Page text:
THE ENGINEER PLAYS THE FIRST VIOLIN
As beautiful and charming futuristic design may be, only the architect earns money with it. Anyone who builds a cleanroom makes sales and profits with technological processes.
This main insight should not prevent anyone from constructing beautiful buildings in which people enjoy working and which appeal to customers. But the old principle still applies: Form Follows Function. So first the purpose, then the design. After all, what brings the most beautiful design if it is impractical or, at worst, even counterproductive?
That is why the processes must be in the foreground when planning cleanrooms. The steps required to manufacture a specific product determine the layout of the room. The architecture creates the outer shell for the highly complex processes.
Good planners know that. They therefore ask first about the processes and then about the design. Because they know the technical necessities of building a cleanroom.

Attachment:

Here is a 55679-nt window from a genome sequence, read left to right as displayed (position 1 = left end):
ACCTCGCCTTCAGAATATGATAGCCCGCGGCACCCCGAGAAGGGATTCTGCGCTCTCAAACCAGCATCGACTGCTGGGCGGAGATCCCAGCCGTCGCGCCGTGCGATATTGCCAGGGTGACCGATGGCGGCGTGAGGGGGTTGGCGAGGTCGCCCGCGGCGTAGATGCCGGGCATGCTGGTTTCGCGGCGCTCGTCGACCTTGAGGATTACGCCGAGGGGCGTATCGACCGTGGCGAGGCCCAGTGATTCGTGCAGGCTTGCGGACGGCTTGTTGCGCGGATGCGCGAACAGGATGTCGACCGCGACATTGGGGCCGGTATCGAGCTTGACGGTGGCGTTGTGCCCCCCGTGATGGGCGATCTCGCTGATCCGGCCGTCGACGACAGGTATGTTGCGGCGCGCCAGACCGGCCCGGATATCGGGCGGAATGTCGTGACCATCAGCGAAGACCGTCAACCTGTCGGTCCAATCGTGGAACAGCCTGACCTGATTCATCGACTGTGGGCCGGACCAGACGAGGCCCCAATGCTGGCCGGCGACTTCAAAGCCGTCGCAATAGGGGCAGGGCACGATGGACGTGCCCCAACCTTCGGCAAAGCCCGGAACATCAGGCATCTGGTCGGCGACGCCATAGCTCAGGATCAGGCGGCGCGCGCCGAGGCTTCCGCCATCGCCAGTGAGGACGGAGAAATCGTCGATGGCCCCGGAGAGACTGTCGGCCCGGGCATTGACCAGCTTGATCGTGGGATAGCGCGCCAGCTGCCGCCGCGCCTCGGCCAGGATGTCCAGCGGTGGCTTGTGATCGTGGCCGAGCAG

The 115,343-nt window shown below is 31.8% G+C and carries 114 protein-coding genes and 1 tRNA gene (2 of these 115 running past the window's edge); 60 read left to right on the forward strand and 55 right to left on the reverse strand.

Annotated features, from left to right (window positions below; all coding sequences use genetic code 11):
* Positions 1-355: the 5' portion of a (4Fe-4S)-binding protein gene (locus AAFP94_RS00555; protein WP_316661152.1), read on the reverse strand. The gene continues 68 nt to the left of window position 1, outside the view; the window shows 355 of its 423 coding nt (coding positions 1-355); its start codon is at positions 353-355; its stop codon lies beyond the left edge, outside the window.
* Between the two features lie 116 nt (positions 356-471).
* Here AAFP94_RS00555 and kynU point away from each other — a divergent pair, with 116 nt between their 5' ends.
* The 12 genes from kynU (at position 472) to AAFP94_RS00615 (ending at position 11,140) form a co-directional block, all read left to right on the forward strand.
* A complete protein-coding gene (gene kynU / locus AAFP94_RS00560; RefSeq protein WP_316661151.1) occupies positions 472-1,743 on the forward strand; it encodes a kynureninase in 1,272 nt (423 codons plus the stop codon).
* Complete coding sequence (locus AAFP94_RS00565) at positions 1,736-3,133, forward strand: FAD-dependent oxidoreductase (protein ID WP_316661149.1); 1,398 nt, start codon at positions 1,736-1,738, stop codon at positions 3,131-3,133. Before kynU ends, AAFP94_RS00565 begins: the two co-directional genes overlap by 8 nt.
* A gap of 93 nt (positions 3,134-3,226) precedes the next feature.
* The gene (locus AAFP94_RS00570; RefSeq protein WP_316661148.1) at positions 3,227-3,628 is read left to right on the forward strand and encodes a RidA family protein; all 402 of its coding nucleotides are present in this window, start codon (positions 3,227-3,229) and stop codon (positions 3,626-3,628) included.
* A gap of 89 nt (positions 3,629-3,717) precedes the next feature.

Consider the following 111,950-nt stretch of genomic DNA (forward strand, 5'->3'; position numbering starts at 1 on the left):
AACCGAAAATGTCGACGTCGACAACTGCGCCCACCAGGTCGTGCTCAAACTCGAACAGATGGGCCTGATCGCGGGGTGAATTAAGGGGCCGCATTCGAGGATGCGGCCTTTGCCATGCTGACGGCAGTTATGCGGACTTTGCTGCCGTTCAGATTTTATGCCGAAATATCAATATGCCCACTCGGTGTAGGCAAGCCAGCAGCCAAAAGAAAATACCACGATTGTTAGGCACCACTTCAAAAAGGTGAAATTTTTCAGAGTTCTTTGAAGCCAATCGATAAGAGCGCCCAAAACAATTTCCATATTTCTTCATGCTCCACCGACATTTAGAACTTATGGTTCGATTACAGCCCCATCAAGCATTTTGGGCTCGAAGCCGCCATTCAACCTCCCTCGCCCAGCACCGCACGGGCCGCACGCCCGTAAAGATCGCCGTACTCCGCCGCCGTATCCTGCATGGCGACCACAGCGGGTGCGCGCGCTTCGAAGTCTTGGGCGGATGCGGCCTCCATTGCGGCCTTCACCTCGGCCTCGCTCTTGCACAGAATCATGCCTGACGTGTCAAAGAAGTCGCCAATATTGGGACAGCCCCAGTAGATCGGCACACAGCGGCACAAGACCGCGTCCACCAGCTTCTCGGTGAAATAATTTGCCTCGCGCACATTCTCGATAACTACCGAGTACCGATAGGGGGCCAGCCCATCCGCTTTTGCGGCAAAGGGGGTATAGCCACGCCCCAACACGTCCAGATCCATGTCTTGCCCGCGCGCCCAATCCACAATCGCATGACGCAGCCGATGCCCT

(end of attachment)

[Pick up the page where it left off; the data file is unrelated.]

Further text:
Unfortunately, decisions on construction projects are often made at a management level and that is far away from daily practice. This then leads again to these decision-makers being dazzled by the beautiful appearance of a building. They put the demands of technology at the back of the queue. This means that architects are awarded the contract instead of expert engineers.
This always leads to one consequence, which we see more and more often in practice, more costs and a lot of adjustments.
Again, nothing against architects. They play an extremely important role in the entire construction process – but not necessarily the first violin in the cleanroom projects. Unless they are among the rare examples that master the planning and realization of cleanrooms. In this case – which we certainly experience in practice – visually and functionally outstanding buildings can be created.
Nevertheless: If a client personally asks me whether he should rather commission an architect or a competent engineer to plan a cleanroom, I advise the engineer. Unless the architect has proven that he has the necessary cleanroom competence.
The ideal case, however, remains as before: a highly cooperative collaboration between the two scientific faculties.
– Architecture and technology –